The second thing you'll notice is that it forces some very tough decisions on to the players from the outset. For starters it pulls a common CDG trick of forcing you to choose whether to play your cards as events or ops - I understand it was the first CDG design to do this. However it also has a number of competing priorities for you to attend to in a game in which timing of the right moves can be critical. Rushing to grab spaces with political control markers denies them to your opponent, but if you choose to do that, you offer your opponent the chance to camp an army on them and convert them, rather wasting your ops points. You might wish to go campaigning, but neither side has enough armies to both defend and attack all the areas they need to, so where do you send your troops? If you're Carthage, do you risk a sea move to get troops where you need them or accept a risk free move which will pay lesser dividends? If you're Rome, do you split your armies in such a way as to ensure you can use your best generals for the turn, or do you risk stacking generals together which might find the lesser soldier in charge if a Carthaginian force attacks? There's lots here to challenge your thinking, and little in the way of obvious answers although sometimes, as in real life, what might be the best choice of action for you is heavily influenced by what your opponent does.
This sort of decision making is nicely complemented by the fact that Hannibal is very much a game which rewards creative thinking. This has partly to do with the list of conditions for sudden death victories - players will normally focus simply on province count but it is possible for both players to suddenly find themselves in a position to grab a sudden victory with some cunning ploy. These attempts rarely work - but they do usually succeed in derailing the opposition enough to hand you an edge in the province count race. A number of the events also lend themselves to creative use - "Senate Dismisses Proconsul" which replaces one of the current Roman generals with another of the card-playing players choice for example can be used by both sides in various ways, and can be especially interesting when the different strategy ratings and special abilities of the various leaders are taken into account. The creative element to the game is very much enhanced over some other CDGs such as Twilight Struggle and 1960 by the presence of troops, since one can pull some surprising rabbits out of the hat simply by where and how you choose to move your armies. Between the creative thinking and tough decisions in the game, one has to conclude that there's a relatively heavy level of intellectual analysis in this game, although as we'll discuss later this is sometimes torpedoed by the whims of fate.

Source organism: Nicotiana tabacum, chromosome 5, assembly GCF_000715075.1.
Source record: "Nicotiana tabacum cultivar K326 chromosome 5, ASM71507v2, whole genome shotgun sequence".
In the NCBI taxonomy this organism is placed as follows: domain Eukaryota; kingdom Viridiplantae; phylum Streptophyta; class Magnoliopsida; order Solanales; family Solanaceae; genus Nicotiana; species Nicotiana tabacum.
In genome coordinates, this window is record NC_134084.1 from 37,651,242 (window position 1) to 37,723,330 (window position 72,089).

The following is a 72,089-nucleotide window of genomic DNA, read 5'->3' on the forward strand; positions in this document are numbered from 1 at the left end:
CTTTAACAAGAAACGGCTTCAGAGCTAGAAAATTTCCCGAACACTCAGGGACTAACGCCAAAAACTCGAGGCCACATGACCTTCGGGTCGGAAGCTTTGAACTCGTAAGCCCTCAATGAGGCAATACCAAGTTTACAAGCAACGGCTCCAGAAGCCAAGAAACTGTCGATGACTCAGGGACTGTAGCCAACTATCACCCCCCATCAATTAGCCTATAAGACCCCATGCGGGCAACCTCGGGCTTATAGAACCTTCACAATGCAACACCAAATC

One thing that really stands out about Hannibal is that it enjoys the distinction of being one of a very small number of games I know in which you can bluff your opponent through your actual play choices alone, and not through table-talk. This is best illustrated through example. In a recent game as Carthage my opponent landed an army in Africa and threatened to take Carthage itself (which would have won him the game). While is poured all my resources into countering this perceived threat, he made a couple of small moves in Spain which resulted in him cutting off all my political influence there, winning him the game. In other words I had been successfully deceived by a feint designed to draw my attention. In a more minor example there is a relatively common card in the deck, "diplomacy" which allows you to take over control of one of your opponents' spaces. A patter of control marker placement put down by my opponents deceived me into thinking he had this card, so I slowed the advance of an army to cut off his new markers, loosing him a couple of spaces but buying him valuable time to re-enforce. This potential for bluff pervades the game - in addition to actual strategic deception you can get a long way just by sitting behind your hand of event cards or battle cards with a good poker face and trying to send your opponent into a panic about what's coming next. This is especially true in battles where confident play might even force your enemy to change tactic if he think you're strong in the same cards. It can also be added to by more traditional table chat and banter.